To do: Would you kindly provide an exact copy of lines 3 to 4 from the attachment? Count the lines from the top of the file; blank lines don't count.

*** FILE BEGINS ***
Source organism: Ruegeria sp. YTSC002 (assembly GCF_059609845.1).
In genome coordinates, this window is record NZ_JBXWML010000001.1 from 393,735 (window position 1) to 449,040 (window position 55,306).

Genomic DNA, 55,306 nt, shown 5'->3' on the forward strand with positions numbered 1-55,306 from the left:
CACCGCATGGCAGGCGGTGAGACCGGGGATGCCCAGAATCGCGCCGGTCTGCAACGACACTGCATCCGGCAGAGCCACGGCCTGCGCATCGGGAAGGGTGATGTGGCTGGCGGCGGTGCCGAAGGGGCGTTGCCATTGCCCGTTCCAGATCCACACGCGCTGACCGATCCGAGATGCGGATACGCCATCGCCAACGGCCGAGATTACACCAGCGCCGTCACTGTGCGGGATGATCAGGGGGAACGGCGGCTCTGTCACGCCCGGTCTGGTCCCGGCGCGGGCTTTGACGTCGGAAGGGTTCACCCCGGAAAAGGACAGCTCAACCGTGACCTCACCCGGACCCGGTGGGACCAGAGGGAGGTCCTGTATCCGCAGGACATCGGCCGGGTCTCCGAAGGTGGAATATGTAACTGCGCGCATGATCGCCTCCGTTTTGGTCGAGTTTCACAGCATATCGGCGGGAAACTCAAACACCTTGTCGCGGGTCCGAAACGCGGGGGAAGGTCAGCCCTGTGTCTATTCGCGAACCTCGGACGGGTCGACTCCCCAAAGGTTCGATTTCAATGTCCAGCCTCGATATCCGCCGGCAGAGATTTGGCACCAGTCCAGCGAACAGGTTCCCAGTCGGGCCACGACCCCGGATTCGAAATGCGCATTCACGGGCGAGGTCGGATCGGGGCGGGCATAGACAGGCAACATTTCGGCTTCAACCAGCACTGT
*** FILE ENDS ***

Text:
Genomic DNA, 55,306 nt, shown 5'->3' on the forward strand with positions numbered 1-55,306 from the left:
CACCGCATGGCAGGCGGTGAGACCGGGGATGCCCAGAATCGCGCCGGTCTGCAACGACACTGCATCCGGCAGAGCCACGGCCTGCGCATCGGGAAGGGTGATGTGGCTGGCGGCGGTGCCGAAGGGGCGTTGCCATTGCCCGTTCCAGATCCACACGCGCTGACCGATCCGAGATGCGGATACGCCATCGCCAACGGCCGAGATTACACCAGCGCCGTCACTGTGCGGGATGATCAGGGGGAACGGCGGCTCTGTCACGCCCGGTCTGGTCCCGGCGCGGGCTTTGACGTCGGAAGGGTTCACCCCGGAAAAGGACAGCTCAACCGTGACCTCACCCGGACCCGGTGGGACCAGAGGGAGGTCCTGTATCCGCAGGACATCGGCCGGGTCTCCGAAGGTGGAATATGTAACTGCGCGCATGATCGCCTCCGTTTTGGTCGAGTTTCACAGCATATCGGCGGGAAACTCAAACACCTTGTCGCGGGTCCGAAACGCGGGGGAAGGTCAGCCCTGTGTCTATTCGCGAACCTCGGACGGGTCGACTCCCCAAAGGTTCGATTTCAATGTCCAGCCTCGATATCCGCCGGCAGAGATTTGGCACCAGTCCAGCGAACAGGTTCCCAGTCGGGCCACGACCCCGGATTCGAAATGCGCATTCACGGGCGAGGTCGGATCGGGGCGGGCATAGACAGGCAACATTTCGGCTTCAACCAGCACTGT